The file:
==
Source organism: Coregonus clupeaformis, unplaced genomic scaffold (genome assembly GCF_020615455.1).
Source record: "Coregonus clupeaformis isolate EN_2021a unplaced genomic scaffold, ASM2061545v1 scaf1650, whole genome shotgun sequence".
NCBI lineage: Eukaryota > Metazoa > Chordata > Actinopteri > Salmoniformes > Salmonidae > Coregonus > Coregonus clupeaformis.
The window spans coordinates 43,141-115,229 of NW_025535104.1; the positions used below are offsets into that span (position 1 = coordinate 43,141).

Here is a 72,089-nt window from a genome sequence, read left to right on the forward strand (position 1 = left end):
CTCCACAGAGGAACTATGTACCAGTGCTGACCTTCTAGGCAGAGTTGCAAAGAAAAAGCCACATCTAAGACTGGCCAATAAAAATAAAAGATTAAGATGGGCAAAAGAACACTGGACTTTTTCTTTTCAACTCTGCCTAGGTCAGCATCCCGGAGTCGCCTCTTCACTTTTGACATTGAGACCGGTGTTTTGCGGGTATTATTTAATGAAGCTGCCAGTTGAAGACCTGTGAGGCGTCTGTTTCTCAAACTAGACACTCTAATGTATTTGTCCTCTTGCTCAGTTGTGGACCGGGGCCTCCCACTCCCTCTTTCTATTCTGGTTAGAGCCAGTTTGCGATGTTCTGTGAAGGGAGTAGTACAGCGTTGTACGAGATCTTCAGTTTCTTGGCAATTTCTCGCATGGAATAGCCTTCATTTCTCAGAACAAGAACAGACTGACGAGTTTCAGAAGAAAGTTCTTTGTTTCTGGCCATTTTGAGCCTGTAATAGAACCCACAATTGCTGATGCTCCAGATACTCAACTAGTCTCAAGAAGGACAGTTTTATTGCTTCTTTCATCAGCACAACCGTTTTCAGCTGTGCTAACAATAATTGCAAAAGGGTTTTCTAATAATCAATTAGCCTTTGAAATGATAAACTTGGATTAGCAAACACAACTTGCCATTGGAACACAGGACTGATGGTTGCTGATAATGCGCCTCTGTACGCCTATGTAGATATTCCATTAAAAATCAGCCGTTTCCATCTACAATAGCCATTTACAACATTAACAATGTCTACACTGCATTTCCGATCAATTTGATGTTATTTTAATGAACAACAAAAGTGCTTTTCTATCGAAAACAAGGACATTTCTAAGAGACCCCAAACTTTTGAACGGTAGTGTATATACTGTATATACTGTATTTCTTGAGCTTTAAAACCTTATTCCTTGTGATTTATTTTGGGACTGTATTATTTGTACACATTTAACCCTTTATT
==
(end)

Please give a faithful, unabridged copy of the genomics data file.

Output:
Source organism: Coregonus clupeaformis, unplaced genomic scaffold (genome assembly GCF_020615455.1).
Source record: "Coregonus clupeaformis isolate EN_2021a unplaced genomic scaffold, ASM2061545v1 scaf1650, whole genome shotgun sequence".
NCBI lineage: Eukaryota > Metazoa > Chordata > Actinopteri > Salmoniformes > Salmonidae > Coregonus > Coregonus clupeaformis.
The window spans coordinates 43,141-115,229 of NW_025535104.1; the positions used below are offsets into that span (position 1 = coordinate 43,141).

Here is a 72,089-nt window from a genome sequence, read left to right on the forward strand (position 1 = left end):
CTCCACAGAGGAACTATGTACCAGTGCTGACCTTCTAGGCAGAGTTGCAAAGAAAAAGCCACATCTAAGACTGGCCAATAAAAATAAAAGATTAAGATGGGCAAAAGAACACTGGACTTTTTCTTTTCAACTCTGCCTAGGTCAGCATCCCGGAGTCGCCTCTTCACTTTTGACATTGAGACCGGTGTTTTGCGGGTATTATTTAATGAAGCTGCCAGTTGAAGACCTGTGAGGCGTCTGTTTCTCAAACTAGACACTCTAATGTATTTGTCCTCTTGCTCAGTTGTGGACCGGGGCCTCCCACTCCCTCTTTCTATTCTGGTTAGAGCCAGTTTGCGATGTTCTGTGAAGGGAGTAGTACAGCGTTGTACGAGATCTTCAGTTTCTTGGCAATTTCTCGCATGGAATAGCCTTCATTTCTCAGAACAAGAACAGACTGACGAGTTTCAGAAGAAAGTTCTTTGTTTCTGGCCATTTTGAGCCTGTAATAGAACCCACAATTGCTGATGCTCCAGATACTCAACTAGTCTCAAGAAGGACAGTTTTATTGCTTCTTTCATCAGCACAACCGTTTTCAGCTGTGCTAACAATAATTGCAAAAGGGTTTTCTAATAATCAATTAGCCTTTGAAATGATAAACTTGGATTAGCAAACACAACTTGCCATTGGAACACAGGACTGATGGTTGCTGATAATGCGCCTCTGTACGCCTATGTAGATATTCCATTAAAAATCAGCCGTTTCCATCTACAATAGCCATTTACAACATTAACAATGTCTACACTGCATTTCCGATCAATTTGATGTTATTTTAATGAACAACAAAAGTGCTTTTCTATCGAAAACAAGGACATTTCTAAGAGACCCCAAACTTTTGAACGGTAGTGTATATACTGTATATACTGTATTTCTTGAGCTTTAAAACCTTATTCCTTGTGATTTATTTTGGGACTGTATTATTTGTACACATTTAACCCTTTATT